Think the drug-pricing debate addresses patient costs? Think again.

Drug pricing is now inching to the top of Congress’s agenda as that unimaginable issue upon which President TrumpDonald John TrumpCorsi sues Mueller for alleged leaks and illegal surveillance Comey: Trump 'certainly close' to being unindicted co-conspirator Trump pushes back on reports that Ayers was first pick for chief of staff MORE and Nancy PelosiNancy Patricia D'Alesandro PelosiCongress digs in for prolonged Saudi battle Disputed North Carolina race raises prospect of congressional probe The Hill's Morning Report — Presented by T-Mobile — The political currents that will drive the shutdown showdown MORE actually agree. But even if bipartisanship does break out on this issue, it won’t do a thing to relieve pain at the pharmacy counter. Without explicit requirements to pass along savings to patients, none will be.

Health-care voters did not cast their ballots for price controls that would lower drug costs for insurance companies, drug middlemen like pharmacy benefit managers, and the government  — certainly not at the expense of investment in new cures. Patients want their costs lowered, and rightfully so. No one should be denied the medicine they need because they can’t afford their treatments.

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A week before the election, Trump announced his plan to lower drug prices in Medicare by tying what our government pays for injectable drugs to what European countries pay under single-payer health-care systems. One of the benchmark countries being used to calculate U.S. drug costs is Greece, which is literally bankrupt.  

The biotech markets reacted to the president’s plan with their worst day in seven years, losing $100 billion in an especially bleak day for the genomic medicine revolution. Importing foreign price controls will take a wrecking ball to our global leadership in drug innovation. It may save some money for Uncle Sam, but it’s going to make it harder for your uncle Sam to access new medical breakthroughs.

 The president and Speaker-in-waiting are both conflating a drug’s list price with a patient’s out-of-pocket costs. Health plans historically have used flat co-pays to make a patient contribute nominally to their drug costs. But over the last decade, insurers have shifted their approach, forcing patients to pay much higher up-front costs. Half of all patient cost-sharing is now through high up-front deductibles, according to a recent Peterson-Kaiser study.

Government price controls help insurers, not patients. If an insurance company requires a $3,000 deductible, it doesn’t matter if the government cuts the price of a $10,000 drug down to the $5,000 paid by Greece. Patients will still have to cough up $3,000 at the pharmacy counter before they get a dime of help.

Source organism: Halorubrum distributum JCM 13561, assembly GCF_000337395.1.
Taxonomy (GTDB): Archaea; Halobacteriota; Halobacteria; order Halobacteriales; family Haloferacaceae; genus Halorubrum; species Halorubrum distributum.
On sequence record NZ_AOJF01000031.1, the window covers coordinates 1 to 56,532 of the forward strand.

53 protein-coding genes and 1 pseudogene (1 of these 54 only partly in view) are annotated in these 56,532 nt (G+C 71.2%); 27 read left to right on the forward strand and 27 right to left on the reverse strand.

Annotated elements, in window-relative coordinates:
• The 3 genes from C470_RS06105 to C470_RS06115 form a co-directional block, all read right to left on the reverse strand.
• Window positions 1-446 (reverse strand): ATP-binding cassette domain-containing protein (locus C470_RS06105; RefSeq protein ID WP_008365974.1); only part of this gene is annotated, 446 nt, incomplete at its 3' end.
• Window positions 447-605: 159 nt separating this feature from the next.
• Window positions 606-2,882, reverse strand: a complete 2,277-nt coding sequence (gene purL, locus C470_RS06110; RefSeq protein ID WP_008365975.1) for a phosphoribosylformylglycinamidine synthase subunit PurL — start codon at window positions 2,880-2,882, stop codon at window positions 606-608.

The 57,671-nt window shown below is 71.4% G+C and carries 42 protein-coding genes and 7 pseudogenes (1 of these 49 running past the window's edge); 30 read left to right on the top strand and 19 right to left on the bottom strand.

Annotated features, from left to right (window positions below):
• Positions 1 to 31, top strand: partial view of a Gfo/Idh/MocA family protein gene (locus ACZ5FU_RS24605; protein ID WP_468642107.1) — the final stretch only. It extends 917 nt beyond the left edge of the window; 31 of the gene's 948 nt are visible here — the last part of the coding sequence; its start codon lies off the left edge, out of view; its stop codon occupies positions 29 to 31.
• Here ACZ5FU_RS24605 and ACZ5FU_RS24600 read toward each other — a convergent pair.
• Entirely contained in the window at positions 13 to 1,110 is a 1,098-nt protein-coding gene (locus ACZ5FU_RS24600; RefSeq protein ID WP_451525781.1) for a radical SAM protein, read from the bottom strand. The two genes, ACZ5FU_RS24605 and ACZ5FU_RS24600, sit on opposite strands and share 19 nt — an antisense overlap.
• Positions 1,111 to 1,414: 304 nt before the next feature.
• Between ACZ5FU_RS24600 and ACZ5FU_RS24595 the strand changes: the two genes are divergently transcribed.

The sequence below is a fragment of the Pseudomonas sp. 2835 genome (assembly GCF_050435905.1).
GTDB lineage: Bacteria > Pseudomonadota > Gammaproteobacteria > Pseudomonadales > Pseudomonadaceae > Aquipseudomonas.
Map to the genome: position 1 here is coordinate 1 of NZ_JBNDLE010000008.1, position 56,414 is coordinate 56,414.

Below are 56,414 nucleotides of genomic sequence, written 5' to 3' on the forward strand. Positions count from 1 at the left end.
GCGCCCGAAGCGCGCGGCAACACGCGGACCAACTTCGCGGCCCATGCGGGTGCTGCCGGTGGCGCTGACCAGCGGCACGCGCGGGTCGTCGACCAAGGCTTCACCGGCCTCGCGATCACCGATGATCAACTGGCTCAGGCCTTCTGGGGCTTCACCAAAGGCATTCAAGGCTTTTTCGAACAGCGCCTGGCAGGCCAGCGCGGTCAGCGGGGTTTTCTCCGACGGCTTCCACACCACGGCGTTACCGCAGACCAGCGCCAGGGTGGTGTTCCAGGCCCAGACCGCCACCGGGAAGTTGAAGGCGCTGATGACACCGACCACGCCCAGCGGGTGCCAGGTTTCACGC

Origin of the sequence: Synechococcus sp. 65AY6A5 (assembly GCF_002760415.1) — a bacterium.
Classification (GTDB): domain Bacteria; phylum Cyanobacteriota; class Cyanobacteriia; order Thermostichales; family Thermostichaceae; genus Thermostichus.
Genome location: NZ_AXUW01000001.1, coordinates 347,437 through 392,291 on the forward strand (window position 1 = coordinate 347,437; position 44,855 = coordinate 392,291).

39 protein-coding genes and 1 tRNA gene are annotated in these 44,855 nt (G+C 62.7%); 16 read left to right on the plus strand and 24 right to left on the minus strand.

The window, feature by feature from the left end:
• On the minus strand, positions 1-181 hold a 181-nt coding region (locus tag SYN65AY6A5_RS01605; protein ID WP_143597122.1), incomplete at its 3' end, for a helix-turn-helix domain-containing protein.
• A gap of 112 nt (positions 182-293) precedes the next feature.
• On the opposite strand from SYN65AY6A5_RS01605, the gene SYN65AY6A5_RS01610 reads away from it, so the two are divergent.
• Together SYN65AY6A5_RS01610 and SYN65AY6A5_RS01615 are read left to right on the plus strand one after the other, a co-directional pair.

Yes, newer medicines are expensive before they go generic and prices plunge. Only 10 percent of medicines in development ever see the pharmacy shelf. Investors require a return commensurate with those long odds or they won’t invest. Arbitrarily capping prices on the few dozen new drugs that make it to market each year will squeeze investment out of the life sciences like a wrung cloth and slow medical progress.

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If the government wants to assert its power in this space, it should control the costs borne by patients.

Holding insurers accountable for tactics that pad their bottom lines at the expense of patients will require the attention of policy makers, state regulators and the judicial system. However, Congress alone has power to restructure Medicare so 43 million seniors in the Part D program can afford their medication.                     

When I represented the Philadelphia suburbs in Congress, I helped pass Medicare Part D. It’s a lifesaving program that has benefited millions of seniors. But it wasn’t pretty watching that sausage get made.

Most Democrats in Congress opposed the plan, because the benefit was to be administered by insurers rather than a government bureaucracy. Many of the most fiscally conservative Republicans opposed the creation of a costly new entitlement. To garner their votes, GOP leaders required beneficiaries to pay deductibles, coinsurance and 5 percent of drug costs when they hit the “catastrophic” level.

These coverage gaps were designed to limit the costs of the program and to require beneficiaries to have some “skin in the game.” Today, more than 1 million seniors must pay between $2,000 and $10,000 every year in catastrophic, out-of-pocket drug costs, according to a Kaiser Family Foundation analysis.

Car insurance companies require skin in the game, so drivers won’t keep rear-ending cars or backing into their garage doors. Health insurance is different, though. If a person gets cancer, their oncologist is likely to prescribe an innovative medicine. Skin in the game won’t help patients avoid that awful diagnosis; imposing thousands of dollars in out-of-pocket costs creates real financial hardship — and can jeopardize a patient’s health and even their life.

If lawmakers want to protect their constituents from unaffordable drug expenses, they should cap seniors’ out-of-pocket costs at a reasonable level under Medicare. That would give health-care voters the kind of relief they sought at the ballot box this month, without destroying the innovation ecosystem that has allowed the U.S. biopharmaceutical industry to innovate more new drugs than the rest of the world combined.

Congress should finish the job it started with Part D. That would be a health-care accomplishment that’s actually responsive to voter concerns – and one that legislators of both political parties could be proud to deliver.

Greenwood is CEO of the Biotechnology Innovation Organization. He represented Pennsylvania’s 8th district in the U.S. House of Representatives from 1993 to 2005.